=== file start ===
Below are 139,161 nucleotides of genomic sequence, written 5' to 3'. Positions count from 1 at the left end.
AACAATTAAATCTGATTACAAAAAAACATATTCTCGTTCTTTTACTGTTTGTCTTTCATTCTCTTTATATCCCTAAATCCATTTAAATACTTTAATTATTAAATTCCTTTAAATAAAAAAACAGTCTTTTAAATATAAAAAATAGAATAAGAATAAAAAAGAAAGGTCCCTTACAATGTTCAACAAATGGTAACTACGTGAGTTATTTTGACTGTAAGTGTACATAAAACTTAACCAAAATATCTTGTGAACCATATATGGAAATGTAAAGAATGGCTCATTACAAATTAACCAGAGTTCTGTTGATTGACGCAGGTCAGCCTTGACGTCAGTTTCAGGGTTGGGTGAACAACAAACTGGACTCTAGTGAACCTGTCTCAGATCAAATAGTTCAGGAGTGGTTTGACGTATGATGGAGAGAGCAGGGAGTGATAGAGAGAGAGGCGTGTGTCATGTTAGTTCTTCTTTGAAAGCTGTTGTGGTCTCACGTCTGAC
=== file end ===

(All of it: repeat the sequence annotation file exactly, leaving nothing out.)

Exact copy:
Below are 139,161 nucleotides of genomic sequence, written 5' to 3'. Positions count from 1 at the left end.
AACAATTAAATCTGATTACAAAAAAACATATTCTCGTTCTTTTACTGTTTGTCTTTCATTCTCTTTATATCCCTAAATCCATTTAAATACTTTAATTATTAAATTCCTTTAAATAAAAAAACAGTCTTTTAAATATAAAAAATAGAATAAGAATAAAAAAGAAAGGTCCCTTACAATGTTCAACAAATGGTAACTACGTGAGTTATTTTGACTGTAAGTGTACATAAAACTTAACCAAAATATCTTGTGAACCATATATGGAAATGTAAAGAATGGCTCATTACAAATTAACCAGAGTTCTGTTGATTGACGCAGGTCAGCCTTGACGTCAGTTTCAGGGTTGGGTGAACAACAAACTGGACTCTAGTGAACCTGTCTCAGATCAAATAGTTCAGGAGTGGTTTGACGTATGATGGAGAGAGCAGGGAGTGATAGAGAGAGAGGCGTGTGTCATGTTAGTTCTTCTTTGAAAGCTGTTGTGGTCTCACGTCTGAC